Sheriff Jim McDonnell insists the department is continuing to investigate a fatal deputy-involved shooting that has led to allegations of a secret society of tattooed deputies within the agency’s Compton station, and any wrongdoing discovered during the probe will be punished.
“My expectations are very clear as to employee behavior and performance,” McDonnell said in a statement Friday, adding the tattoo uncovered during a deposition in a pending wrongful-death lawsuit “is a cause for concern but does not in any way” reflect the culture within the sheriff’s department.
McDonnell wrote on his Twitter page Friday afternoon that the department is continuing to investigate the shooting that prompted the lawsuit, and any details from the probe — such as the tattoo — will be included.
“I want to be clear this incident HAS been under investigation since it occurred,” McDonnell wrote. “As (with) any investigation, any new evidence or info that may be uncovered will be included & reviewed. If our investigation finds any evidence of misconduct, appropriate action will be taken. #LASDTattoo”
The latest revelations, detailed this week by the Los Angeles Times, centers on a deposition given in May by Deputy Samuel Aldama, who described under oath a tattoo on his calf featuring a skull in a military-style helmet bearing the letters CPT for Compton, along with a rifle, encircled by flames. He said he got the tattoo in June 2016, about two months before he was involved in the fatal shooting of Donta Taylor, The Times reported.
At a Friday news conference, attorney John Sweeney, who represents Taylor’s family, played for reporters a portion of Aldama’s videotaped deposition. At one point, Aldama is asked if he has any “ill feelings toward African Americans in general.” After a long pause, Aldama responds, “I do, sir,” explaining, “I grew up in the city of Compton, sir.”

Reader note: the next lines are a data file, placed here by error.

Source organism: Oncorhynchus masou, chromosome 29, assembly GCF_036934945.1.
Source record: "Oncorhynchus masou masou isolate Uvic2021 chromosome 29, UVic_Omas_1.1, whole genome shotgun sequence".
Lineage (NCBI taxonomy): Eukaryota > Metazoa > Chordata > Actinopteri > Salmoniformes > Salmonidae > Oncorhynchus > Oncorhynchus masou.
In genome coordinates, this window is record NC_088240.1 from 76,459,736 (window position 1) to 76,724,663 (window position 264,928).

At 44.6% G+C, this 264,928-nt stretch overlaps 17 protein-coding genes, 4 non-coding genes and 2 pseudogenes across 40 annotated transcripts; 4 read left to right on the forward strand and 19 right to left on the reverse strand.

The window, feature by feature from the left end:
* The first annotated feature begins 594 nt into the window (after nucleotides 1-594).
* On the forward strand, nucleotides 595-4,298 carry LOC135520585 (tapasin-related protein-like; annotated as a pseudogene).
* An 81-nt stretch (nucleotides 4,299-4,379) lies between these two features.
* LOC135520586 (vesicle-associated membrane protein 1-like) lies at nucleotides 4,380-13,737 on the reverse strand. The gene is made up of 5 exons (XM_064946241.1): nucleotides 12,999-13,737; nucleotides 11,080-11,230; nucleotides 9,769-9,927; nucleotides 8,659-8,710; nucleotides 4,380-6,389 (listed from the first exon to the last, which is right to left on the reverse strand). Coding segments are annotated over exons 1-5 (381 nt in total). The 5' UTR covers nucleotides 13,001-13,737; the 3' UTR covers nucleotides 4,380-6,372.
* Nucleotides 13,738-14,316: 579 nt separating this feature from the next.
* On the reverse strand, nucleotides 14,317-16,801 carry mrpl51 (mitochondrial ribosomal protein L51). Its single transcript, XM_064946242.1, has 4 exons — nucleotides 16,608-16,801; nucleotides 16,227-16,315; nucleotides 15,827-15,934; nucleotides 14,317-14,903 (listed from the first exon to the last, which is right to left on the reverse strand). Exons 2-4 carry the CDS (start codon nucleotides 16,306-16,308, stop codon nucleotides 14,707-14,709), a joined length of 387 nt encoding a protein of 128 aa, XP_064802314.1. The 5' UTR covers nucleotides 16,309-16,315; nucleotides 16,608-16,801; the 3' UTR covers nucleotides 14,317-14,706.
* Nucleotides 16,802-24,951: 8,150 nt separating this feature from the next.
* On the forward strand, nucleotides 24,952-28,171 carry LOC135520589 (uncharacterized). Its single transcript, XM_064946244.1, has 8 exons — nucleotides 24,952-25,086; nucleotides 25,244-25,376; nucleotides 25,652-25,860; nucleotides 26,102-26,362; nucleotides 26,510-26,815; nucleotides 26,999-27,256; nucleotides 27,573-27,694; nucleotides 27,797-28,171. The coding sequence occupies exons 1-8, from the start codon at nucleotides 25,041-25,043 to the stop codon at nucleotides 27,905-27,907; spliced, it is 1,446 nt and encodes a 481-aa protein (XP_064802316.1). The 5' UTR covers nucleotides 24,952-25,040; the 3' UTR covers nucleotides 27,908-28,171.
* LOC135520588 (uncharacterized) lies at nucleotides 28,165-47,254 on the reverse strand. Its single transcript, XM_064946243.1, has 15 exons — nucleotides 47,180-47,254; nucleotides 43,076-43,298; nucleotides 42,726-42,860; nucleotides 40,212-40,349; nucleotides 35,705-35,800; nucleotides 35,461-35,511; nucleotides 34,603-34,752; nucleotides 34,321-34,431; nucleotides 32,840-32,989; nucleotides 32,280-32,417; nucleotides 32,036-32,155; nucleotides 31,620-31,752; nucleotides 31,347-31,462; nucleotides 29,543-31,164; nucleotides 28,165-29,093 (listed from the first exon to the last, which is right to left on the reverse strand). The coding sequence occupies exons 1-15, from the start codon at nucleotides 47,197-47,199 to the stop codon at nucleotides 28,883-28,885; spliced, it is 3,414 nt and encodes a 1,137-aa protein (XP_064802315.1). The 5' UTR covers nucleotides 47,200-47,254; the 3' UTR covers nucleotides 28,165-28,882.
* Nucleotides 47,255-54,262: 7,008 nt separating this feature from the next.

“I’ve never heard testimony like that before in my life, and it was bone-chilling that I was sitting across the table from a person who has a badge and a gun,” Sweeney said.
McDonnell told The Times that for the past year, the department has been examining deputy tattoos, logos and symbolism within the organization. He said there is also a separate administrative investigation into the shooting, which may address the deputy’s admissions.
“I’m not somebody from a generation where tattoos are accepted the way they are today,” said McDonnell, who said he was unhappy when he found out a couple weeks ago about the deputy’s admissions under oath, The Times reported. “I’m looking at what’s behind it. Is it just body art? Is it something that reflects well on our core values?”
The department has a history of clandestine groups with names such as the Regulators, Grim Reapers and Jump Out Boys that have been accused of promoting highly aggressive tactics and perpetuating a code of silence among members. Nearly 30 years ago, a federal judge said the Vikings club was a “neo-Nazi, white supremacist gang,” The Times reported.
Sweeney said Friday he was putting up billboards featuring Aldama’s picture to identify other people who may have been mistreated by the deputy in any way. He said tattoos like the one sported by Aldama and 10 to 20 other deputies is indicative of a gang-like culture.
“They say that you earn your ink when you get these tattoos, and you earn them by doing violent acts,” he said.